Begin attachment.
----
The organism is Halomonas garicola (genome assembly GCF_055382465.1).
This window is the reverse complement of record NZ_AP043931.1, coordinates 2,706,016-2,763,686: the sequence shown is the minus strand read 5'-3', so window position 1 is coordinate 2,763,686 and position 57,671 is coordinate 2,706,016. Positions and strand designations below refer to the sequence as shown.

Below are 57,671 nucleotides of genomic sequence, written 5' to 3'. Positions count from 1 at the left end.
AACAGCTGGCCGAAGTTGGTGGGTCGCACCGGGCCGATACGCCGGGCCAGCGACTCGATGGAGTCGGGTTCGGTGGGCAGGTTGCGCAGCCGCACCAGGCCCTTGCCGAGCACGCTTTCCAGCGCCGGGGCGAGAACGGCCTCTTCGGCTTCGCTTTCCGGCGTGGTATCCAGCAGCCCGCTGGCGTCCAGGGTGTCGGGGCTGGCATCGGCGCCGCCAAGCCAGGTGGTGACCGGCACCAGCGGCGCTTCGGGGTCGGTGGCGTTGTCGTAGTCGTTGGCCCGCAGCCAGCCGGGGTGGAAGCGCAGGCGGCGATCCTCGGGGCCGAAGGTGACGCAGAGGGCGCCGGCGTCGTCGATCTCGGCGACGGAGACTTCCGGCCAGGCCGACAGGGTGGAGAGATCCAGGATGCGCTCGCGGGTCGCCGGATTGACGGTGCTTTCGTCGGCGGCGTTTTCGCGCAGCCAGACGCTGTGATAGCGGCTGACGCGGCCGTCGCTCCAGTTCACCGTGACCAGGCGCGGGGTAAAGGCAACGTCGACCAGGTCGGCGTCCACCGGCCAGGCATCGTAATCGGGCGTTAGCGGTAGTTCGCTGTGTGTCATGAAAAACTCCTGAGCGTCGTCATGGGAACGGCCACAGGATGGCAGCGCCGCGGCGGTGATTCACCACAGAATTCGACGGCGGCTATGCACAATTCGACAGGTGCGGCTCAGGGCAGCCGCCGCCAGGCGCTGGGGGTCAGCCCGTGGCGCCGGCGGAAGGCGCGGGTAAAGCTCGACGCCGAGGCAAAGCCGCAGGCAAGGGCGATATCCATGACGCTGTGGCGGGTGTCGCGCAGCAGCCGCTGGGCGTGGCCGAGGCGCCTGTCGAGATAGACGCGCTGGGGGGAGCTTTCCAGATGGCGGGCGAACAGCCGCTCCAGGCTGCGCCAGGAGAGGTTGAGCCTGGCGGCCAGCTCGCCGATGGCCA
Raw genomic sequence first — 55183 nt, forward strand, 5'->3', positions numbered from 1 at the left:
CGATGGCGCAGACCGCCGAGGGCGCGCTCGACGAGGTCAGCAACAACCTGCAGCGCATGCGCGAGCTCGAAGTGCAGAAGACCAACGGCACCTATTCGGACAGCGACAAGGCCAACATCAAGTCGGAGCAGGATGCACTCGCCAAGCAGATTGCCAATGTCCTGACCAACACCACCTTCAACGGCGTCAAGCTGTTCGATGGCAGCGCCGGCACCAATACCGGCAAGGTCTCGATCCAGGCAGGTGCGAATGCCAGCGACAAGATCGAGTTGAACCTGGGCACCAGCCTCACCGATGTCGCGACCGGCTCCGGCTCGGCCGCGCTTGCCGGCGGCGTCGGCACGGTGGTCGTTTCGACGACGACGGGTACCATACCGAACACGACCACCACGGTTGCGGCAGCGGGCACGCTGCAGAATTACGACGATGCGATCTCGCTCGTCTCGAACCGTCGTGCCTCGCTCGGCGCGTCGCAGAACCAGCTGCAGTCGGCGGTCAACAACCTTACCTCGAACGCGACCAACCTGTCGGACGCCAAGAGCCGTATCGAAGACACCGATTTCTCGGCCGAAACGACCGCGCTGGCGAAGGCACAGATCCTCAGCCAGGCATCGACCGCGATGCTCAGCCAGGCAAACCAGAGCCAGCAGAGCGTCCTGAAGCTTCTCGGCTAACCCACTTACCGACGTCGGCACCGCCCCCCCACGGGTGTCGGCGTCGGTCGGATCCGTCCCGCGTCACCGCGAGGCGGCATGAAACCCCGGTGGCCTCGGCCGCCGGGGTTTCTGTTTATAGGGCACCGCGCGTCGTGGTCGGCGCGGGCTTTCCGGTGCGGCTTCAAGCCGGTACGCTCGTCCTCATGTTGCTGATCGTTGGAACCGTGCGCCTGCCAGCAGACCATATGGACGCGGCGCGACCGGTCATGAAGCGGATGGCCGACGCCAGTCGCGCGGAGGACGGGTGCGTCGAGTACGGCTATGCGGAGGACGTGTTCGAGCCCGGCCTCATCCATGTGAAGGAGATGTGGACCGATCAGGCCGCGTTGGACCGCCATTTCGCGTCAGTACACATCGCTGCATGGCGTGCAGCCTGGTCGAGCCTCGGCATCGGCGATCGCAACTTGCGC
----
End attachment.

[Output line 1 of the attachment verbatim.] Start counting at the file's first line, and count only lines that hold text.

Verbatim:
The organism is Halomonas garicola (genome assembly GCF_055382465.1).